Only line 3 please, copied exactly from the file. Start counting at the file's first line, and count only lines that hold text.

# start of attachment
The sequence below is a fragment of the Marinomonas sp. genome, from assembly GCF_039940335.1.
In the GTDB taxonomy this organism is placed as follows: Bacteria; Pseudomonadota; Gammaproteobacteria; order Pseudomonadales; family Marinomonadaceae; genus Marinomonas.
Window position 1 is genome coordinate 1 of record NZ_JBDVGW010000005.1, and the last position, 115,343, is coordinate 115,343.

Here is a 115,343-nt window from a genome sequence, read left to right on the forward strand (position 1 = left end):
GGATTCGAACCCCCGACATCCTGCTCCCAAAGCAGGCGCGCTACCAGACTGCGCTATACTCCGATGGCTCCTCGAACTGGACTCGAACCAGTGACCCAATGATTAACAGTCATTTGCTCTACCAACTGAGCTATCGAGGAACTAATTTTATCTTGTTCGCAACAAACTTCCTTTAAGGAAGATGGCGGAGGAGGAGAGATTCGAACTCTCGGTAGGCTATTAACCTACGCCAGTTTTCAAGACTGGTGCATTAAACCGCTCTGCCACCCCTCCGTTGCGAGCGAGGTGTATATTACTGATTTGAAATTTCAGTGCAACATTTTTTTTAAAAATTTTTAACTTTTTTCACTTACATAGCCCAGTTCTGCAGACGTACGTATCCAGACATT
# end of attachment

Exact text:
Window position 1 is genome coordinate 1 of record NZ_JBDVGW010000005.1, and the last position, 115,343, is coordinate 115,343.